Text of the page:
The legendary artist who helped bring us Spider-Man, Doctor Strange, Hawk and Dove, and Blue Beetle died last week. He was 90.
Steve Ditko attended Cartoonist and Illustrators School in New York City where he studied under Batman artist Jerry Robinson. He started his career working for Joe Simon and Jack Kirby’s studio in the early 1950s. He drew mystery, horror, and sci-fi books for Charlton Comics and Atlas Comics (which later became Marvel) in the next 10 years. In 1960 he created Captain Atom for DC.
He helped create Spider-Man with Stan Lee. The new character was initially given to Jack Kirby, but Lee wasn’t happy with his design. In an interview Ditko recalled his thought process:
“One of the first things I did was to work up a costume. A vital, visual part of the character. I had to know how he looked … before I did any breakdowns. For example: A clinging power so he wouldn’t have hard shoes or boots, a hidden wrist-shooter versus a web gun and holster, etc. … I wasn’t sure Stan would like the idea of covering the character’s face but I did it because it hid an obviously boyish face. It would also add mystery to the character….”
The new character first appeared in the final issue Amazing Fantasy in 1962, and sold well enough that he got his own book – The Amazing Spider-Man. He has since become one of the most iconic characters of the genre – with 10 live action movies, several animated series, and all kinds of merch. He is beloved by fans.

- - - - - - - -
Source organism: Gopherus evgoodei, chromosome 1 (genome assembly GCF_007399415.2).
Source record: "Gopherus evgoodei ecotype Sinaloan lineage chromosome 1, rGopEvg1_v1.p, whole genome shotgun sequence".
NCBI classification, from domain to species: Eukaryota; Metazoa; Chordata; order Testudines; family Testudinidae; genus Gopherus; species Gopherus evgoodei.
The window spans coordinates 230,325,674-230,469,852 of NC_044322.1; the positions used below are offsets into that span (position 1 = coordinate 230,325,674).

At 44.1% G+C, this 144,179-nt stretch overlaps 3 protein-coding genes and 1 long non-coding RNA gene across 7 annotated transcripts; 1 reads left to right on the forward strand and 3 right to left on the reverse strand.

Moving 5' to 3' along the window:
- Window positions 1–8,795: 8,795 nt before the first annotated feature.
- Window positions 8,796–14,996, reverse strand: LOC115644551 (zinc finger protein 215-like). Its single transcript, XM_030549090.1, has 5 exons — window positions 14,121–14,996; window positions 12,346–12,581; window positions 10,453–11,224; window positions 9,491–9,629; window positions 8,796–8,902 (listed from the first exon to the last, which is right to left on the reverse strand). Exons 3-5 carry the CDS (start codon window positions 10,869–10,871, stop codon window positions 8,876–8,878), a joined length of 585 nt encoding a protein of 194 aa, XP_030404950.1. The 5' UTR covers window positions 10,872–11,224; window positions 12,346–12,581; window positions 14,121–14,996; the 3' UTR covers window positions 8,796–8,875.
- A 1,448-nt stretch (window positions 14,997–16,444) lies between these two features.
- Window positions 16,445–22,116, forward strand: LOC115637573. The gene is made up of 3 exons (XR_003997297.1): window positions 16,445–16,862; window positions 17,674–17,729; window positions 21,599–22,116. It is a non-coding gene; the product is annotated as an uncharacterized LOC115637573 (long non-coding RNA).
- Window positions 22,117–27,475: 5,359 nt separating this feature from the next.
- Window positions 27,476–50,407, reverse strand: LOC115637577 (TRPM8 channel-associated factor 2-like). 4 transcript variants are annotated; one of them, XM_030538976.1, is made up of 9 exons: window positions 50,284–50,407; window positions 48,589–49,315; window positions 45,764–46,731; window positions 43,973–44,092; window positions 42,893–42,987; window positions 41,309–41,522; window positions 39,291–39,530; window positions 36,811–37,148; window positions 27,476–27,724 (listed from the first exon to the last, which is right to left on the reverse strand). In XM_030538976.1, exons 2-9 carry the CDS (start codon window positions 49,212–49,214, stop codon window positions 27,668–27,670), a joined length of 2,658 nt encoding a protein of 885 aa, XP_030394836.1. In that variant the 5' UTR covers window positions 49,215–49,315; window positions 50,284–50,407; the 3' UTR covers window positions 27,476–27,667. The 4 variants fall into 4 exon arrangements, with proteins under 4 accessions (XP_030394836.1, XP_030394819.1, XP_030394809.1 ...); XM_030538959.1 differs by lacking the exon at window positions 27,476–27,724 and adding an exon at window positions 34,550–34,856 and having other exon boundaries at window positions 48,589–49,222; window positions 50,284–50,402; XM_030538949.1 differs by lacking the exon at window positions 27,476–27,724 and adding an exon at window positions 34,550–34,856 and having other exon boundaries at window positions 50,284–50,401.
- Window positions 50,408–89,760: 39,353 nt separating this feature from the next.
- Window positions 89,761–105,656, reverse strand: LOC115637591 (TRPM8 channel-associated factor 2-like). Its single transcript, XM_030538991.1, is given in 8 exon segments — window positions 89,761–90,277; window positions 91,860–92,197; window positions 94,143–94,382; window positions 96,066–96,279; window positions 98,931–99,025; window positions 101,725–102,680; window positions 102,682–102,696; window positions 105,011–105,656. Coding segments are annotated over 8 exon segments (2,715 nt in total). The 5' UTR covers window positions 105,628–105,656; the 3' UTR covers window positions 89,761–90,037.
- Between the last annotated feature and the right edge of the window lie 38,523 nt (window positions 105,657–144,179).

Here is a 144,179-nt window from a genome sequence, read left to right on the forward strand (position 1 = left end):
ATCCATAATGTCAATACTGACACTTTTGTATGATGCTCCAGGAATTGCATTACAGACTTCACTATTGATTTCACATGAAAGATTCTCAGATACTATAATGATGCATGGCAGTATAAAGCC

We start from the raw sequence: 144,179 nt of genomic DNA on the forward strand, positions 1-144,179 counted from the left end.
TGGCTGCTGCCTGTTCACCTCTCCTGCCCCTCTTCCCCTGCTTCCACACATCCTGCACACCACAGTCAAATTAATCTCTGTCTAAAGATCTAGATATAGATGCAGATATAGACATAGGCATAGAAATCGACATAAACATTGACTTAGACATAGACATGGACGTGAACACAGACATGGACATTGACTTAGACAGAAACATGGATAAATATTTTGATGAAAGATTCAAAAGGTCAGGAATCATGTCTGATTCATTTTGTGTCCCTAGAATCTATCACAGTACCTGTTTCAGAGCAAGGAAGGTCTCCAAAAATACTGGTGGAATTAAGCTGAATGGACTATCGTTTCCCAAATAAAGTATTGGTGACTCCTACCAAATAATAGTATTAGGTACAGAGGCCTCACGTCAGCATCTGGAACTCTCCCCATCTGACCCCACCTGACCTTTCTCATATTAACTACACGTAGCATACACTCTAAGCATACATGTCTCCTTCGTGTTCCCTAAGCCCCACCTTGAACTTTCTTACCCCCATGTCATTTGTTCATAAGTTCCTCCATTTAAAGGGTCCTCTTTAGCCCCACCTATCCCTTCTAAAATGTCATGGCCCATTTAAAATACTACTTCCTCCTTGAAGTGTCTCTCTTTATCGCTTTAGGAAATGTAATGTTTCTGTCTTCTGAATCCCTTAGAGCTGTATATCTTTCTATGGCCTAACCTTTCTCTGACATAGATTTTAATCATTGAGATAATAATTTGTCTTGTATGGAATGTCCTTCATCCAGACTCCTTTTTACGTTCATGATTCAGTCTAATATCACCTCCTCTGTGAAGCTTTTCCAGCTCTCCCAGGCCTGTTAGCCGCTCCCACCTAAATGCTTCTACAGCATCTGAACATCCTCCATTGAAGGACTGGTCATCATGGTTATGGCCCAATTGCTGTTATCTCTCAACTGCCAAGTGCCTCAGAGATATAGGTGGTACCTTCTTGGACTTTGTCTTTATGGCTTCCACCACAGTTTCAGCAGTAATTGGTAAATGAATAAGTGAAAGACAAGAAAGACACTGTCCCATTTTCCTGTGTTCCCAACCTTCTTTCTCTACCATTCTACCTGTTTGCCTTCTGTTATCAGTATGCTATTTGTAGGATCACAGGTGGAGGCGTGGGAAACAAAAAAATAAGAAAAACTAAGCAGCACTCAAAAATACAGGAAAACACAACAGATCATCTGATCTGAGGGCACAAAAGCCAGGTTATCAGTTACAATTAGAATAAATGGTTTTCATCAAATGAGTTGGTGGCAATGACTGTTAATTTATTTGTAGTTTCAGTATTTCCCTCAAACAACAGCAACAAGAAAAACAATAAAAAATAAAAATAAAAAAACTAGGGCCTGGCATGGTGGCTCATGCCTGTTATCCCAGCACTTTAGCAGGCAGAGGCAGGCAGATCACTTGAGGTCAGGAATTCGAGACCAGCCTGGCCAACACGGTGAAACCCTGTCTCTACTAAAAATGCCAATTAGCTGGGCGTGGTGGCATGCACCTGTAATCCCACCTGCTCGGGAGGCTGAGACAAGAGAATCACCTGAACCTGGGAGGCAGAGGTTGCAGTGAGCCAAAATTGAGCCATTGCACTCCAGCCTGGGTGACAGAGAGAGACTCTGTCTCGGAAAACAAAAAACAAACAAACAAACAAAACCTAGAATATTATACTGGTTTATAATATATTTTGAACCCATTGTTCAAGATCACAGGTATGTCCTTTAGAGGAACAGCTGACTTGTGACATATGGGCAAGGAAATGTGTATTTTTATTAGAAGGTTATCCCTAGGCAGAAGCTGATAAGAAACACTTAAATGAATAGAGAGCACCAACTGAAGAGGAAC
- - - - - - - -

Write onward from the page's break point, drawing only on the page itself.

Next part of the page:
Ditko’s other best known character is Doctor Stephen Vincent Strange. Ditko brought a short script with pencilled panels of a different kind of character to add variety to the Marvel line up to Lee. The writer took the pages, combined them with character from a radio program he listed to as a kid and the wizard was born. The character got his name from the title of the book he first appeared in in 1963 – Strange Tales.
He’s since had some of the more psychedelic adventures in Marvel books – with Ditko doing some of the most surreal work of his career.
He created a ton of characters over his long career, for multiple publishers. He spent 45 years creating the look of super heroes and villains, back alleys and wide, colorful universes. Steve Ditko was a major influence on the work of other artists and writers, film makers and actors. He left an indelible mark on pop culture. He will be missed.
If you’d like to learn more, Jonathan Ross’ 2007 documentary on the artist and his influence on comics is worth watching.